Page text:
Is ASWAMA Underfunded?

Despite the best efforts of the Anambra State Waste Management Agency, ASWAMA, to succeed on its mandate of ridding the state, especially the major cities, of filth, such efforts appear like attempting to empty the ocean with a cup. One of the cities worst hit by this failure is Awka, the capital city.

Fides observed a growing build-up of refuse in Awka and environs in the last three weeks; and this is despite assurances by the Managing Director of the Agency, Mr Amechi Akorah, of conquering the menace.

Investigations by Fides, however reveal that led the Agency’s boss might have been naturally protecting his government by making what is obviously not too genuine assurances.

It also observed that most of the trash trucks (compactors and swing arms) break down frequently in the course of their work. One particular Innoson Swing Arm (005) smokes through the city in a manner that suggests that the rings are completely gone.

In past interviews, the ASWAMA boss had insisted that the government funded the authority sufficiently for the management of waste in the capital city.

Close investigations indicate, however, as already stated, that the MD appears economical with the truth.

Possibilities of truth suggest that government may have neglected, for some time, the acquisition of new trucks for the essential services for which ASWAMA was created.

A visit to the Ministry of Works at Works Road, Awka, from where ASWAMA trucks take off daily, shows a good number of broken down and unserviceable trash trucks abandoned in the compound. Indeed, it may be safe to say that the Agency cannot boast of five functional and standard trash moving trucks in its entire fleet.

ASWAMA drivers, auto technicians and operations team that Fides met in the compound extolled the MD’s commitment at rehabilitating abandoned vehicles since his assumption of office a year ago. But the enormity of domestic and industrial waste that await daily evacuation in Awka suggests that the challenge requires much more attention than the rehabilitation of old trucks. Additional trucks (compactors, swing arms and tipper trucks) are urgently needed, if ASWAMA is to live up to expectations.

Fides investigation confirms the addition of a number of light trucks to ASWAMA fleet, a welcome initiative by the MD, who was said to have approached some lovers of the Obiano Administration and appealed for their support some time last year. Two of them bear the mark of Fidelity Bank Plc.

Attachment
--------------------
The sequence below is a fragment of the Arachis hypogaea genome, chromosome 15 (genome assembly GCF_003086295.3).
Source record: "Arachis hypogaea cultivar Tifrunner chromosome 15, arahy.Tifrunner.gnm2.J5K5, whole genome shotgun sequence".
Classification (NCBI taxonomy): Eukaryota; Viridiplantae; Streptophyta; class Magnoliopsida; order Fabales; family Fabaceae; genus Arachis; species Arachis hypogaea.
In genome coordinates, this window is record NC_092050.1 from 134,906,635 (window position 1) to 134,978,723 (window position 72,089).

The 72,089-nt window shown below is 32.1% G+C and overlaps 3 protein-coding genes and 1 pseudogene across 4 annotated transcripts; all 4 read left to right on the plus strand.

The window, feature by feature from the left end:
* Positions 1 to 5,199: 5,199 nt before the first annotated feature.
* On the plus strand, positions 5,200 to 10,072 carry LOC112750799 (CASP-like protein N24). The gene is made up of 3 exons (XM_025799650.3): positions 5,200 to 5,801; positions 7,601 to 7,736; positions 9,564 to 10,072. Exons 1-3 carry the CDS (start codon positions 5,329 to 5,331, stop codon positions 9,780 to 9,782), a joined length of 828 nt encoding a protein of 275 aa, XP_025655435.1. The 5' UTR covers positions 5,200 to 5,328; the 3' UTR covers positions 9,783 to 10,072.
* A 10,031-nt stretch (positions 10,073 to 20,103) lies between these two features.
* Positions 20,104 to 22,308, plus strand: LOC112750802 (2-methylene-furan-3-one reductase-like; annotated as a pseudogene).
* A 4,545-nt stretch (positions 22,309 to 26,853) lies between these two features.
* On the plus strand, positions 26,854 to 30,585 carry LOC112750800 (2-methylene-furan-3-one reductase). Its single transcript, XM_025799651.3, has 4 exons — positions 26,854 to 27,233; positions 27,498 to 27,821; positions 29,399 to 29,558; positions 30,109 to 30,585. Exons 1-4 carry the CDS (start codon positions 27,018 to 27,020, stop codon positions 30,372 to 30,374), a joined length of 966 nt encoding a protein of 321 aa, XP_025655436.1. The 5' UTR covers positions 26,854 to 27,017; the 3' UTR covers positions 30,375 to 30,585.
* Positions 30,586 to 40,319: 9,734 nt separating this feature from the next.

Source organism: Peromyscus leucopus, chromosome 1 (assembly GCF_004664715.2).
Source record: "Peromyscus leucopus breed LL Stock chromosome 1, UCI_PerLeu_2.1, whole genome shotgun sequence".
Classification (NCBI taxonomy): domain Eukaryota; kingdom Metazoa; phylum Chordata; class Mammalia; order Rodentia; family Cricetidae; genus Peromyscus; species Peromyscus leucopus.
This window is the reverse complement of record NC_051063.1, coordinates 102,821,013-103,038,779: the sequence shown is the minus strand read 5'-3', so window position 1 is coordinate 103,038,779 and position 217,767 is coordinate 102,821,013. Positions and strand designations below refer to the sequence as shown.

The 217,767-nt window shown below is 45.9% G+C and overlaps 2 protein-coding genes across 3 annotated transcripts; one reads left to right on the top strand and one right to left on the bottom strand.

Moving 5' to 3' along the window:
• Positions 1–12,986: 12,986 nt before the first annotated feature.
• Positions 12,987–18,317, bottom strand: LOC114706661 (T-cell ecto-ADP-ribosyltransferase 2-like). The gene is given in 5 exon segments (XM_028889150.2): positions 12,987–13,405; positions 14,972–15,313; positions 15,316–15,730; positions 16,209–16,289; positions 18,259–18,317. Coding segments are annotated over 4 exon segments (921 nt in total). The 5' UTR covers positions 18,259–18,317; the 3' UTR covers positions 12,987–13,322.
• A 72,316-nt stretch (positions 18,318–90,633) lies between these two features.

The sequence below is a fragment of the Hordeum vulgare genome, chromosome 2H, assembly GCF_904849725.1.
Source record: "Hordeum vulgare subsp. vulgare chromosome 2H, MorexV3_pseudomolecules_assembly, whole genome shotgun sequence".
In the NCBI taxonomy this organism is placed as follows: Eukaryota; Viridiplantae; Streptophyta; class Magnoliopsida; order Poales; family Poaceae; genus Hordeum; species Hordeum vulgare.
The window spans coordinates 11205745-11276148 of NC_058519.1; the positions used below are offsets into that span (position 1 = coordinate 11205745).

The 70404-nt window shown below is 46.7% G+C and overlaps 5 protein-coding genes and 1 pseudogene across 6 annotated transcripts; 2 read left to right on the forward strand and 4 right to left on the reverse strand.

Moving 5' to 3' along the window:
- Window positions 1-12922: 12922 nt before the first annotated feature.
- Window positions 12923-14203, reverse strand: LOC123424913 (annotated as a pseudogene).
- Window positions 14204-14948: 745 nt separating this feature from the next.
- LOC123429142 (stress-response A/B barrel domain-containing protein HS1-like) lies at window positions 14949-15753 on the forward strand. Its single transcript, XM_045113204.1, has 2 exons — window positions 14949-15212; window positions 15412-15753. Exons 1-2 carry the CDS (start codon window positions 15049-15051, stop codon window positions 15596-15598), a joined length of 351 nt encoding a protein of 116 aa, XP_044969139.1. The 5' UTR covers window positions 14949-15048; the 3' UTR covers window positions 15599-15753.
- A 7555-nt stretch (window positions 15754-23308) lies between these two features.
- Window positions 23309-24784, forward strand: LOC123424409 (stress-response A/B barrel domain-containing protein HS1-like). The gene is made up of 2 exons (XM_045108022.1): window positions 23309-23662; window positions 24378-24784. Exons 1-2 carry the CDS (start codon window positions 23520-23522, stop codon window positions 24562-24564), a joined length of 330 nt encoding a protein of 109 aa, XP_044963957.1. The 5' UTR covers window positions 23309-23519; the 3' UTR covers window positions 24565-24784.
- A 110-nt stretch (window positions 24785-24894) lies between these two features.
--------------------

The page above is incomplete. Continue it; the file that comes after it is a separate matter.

Residents of Udoka, Ngozika, as well as big commercial outfits like Stanel, say ASWAMA’s pilot scheme tagged, ‘Clean Closer Initiative’, that saw the introduction of light trucks, is a breather that deserves the support of both the government and the inhabitants of Awka as it has promises of improving waste management in the capital city.

Fides authoritatively gathered from inside sources that ASWAMA has not purchased any equipment in the immediate past, the last being in 2015. They said the last fleet was an Innoson compactor. They dismissed Innoson trucks as unsuitable for the work because it breaks down rapidly and does not have spare parts in the open market. They rather recommended Mercedes trucks (models 814 and 1414), which parts are easily sourced in our local markets.

Away from the watchful eyes of ASWAMA boss, an ASWAMA truck driver and trash-pickers also led Fides to see the challenge posed by Awka dumpsite. Located at the site of the proposed Millennium City, the dumpsite is filled to an overflowing brim and requires critical attention.

ASWAMA trucks that go there to tip their contents wait for turns and spend long hours waiting to tip because of lack of space. At the slightest rain shower, the trucks get stuck in the muddy burrow pit where they dislodge their contents and wait for the Dozier to push them out of the mud. The trucks often get damaged in the process.

ASWAMA boss, Mr. Akorah, may not want to hear this, but the truth as uncovered by Fides remains that the organization under his management can do a lot more to improve waste management in Awka and entire Anambra State.

For ASWAMA to remain relevant in Anambra today, Mr. Akorah needs to approach his boss, the governor of Anambra State, to purchase new trash trucks and other equipment critical to the success of his assignment. He may also go back to the House of Assembly to push for the autonomy of ASWAMA as it was meant by law.

Until he pushes to a fruitful end, he needs to consult with his boss now to buy new trash moving trucks for ASWAMA. Anything short of these measures will mean that the Agency will remain redundant, thus defeating the very essence of its creation.